Apple Music might be about to get a big price drop

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AppleMusic
Apple could cut $2 off its regular monthly subscription cost.
Photo: Jim Merithew/Cult of Mac

Forget $9.99 per month — Apple might slash the price of Apple Music subscriptions to better compete with streaming music rivals, most notably Amazon.

According to a new report, Apple could drop monthly subscription prices by as much as 20 percent. The Apple Music price drop would mean a regular subscription would cost users around $7.99 per month, while a family package would go for $12.99.

Provided this news is accurate, the price cut could take effect as soon as Christmas, giving Apple the option of kicking off the new pricing with a holiday promotion of some sort.

Amazon recently launched its new Music Unlimited service. Amazon offers the same $9.99 monthly fee as Apple Music to regular users, but a reduced $7.99 monthly charge for monthly customers — and an insanely cheap $3.99 for owners of the Amazon Echo.

In doing so, Amazon beat Apple to a lower price point that had reportedly been Apple’s goal from the beginning. One of the big rumors about Apple Music was that Cupertino wanted to charge users five bucks a month, based on the idea that the average iTunes user spends $60 per year on downloaded music, which translates to $5 every four weeks.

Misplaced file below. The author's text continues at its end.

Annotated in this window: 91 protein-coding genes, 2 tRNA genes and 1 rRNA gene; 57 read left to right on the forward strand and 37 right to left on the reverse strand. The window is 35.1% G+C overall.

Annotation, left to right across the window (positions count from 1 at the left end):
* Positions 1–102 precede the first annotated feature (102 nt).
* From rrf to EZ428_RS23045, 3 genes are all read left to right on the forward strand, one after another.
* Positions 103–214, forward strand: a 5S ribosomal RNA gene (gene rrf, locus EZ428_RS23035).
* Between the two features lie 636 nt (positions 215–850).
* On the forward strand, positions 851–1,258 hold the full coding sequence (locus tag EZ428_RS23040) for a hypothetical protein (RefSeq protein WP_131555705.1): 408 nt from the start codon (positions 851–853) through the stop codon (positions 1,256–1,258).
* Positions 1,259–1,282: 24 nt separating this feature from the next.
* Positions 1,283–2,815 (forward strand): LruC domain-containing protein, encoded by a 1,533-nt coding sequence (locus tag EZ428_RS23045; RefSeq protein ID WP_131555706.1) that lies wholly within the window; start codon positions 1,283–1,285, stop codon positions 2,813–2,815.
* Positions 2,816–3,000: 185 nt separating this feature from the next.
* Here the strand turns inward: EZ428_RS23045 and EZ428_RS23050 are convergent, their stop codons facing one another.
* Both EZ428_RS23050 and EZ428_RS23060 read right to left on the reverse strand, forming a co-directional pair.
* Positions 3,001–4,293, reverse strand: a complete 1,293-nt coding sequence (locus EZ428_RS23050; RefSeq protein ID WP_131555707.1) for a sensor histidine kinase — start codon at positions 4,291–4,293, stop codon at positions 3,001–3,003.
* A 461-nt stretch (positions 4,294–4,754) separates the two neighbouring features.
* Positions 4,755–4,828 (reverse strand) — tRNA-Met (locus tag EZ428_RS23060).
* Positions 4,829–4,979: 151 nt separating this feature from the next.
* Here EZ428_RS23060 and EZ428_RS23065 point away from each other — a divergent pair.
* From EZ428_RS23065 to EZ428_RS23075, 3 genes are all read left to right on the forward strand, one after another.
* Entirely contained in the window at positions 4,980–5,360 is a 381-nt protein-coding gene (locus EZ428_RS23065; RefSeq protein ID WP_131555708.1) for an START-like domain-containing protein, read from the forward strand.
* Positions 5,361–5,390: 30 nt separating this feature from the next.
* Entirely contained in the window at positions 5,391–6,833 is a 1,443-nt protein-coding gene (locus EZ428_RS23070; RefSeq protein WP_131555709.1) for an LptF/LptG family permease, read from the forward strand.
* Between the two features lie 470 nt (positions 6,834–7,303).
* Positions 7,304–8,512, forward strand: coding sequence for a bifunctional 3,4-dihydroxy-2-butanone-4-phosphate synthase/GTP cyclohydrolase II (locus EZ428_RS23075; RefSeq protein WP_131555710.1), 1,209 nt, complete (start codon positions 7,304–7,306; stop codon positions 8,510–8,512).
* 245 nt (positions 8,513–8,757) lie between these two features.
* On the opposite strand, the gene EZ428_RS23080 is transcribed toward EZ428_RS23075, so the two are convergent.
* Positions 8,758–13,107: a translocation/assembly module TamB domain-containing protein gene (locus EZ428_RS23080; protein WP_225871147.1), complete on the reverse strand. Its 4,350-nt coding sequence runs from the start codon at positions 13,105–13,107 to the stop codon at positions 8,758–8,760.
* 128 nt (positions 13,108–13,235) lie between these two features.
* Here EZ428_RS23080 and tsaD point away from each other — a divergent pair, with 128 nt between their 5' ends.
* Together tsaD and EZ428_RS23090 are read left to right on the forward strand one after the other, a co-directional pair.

However, the plan got shot down by record execs. Apple settled on its $10 price point for Apple Music, which is on par with streaming pioneer Spotify.

Apple Music price drop?

So why would Apple now be able to offer music at a cheaper price, having failed to reach an agreement early on? Simply put, because Apple would be cutting its own profit margins in order to offer the $7.99 rate.

At present, it appears that any Apple Music price drop would require Apple to not just take in less money itself, but also to pay the difference from its agreed-upon price point to record labels Warner Music Group, Universal Music Group and Sony Music Entertainment.

Would the lower Apple Music subscription price have an impact on your decision about whether to use the service? Leave your comments below.

Source: Digital Music News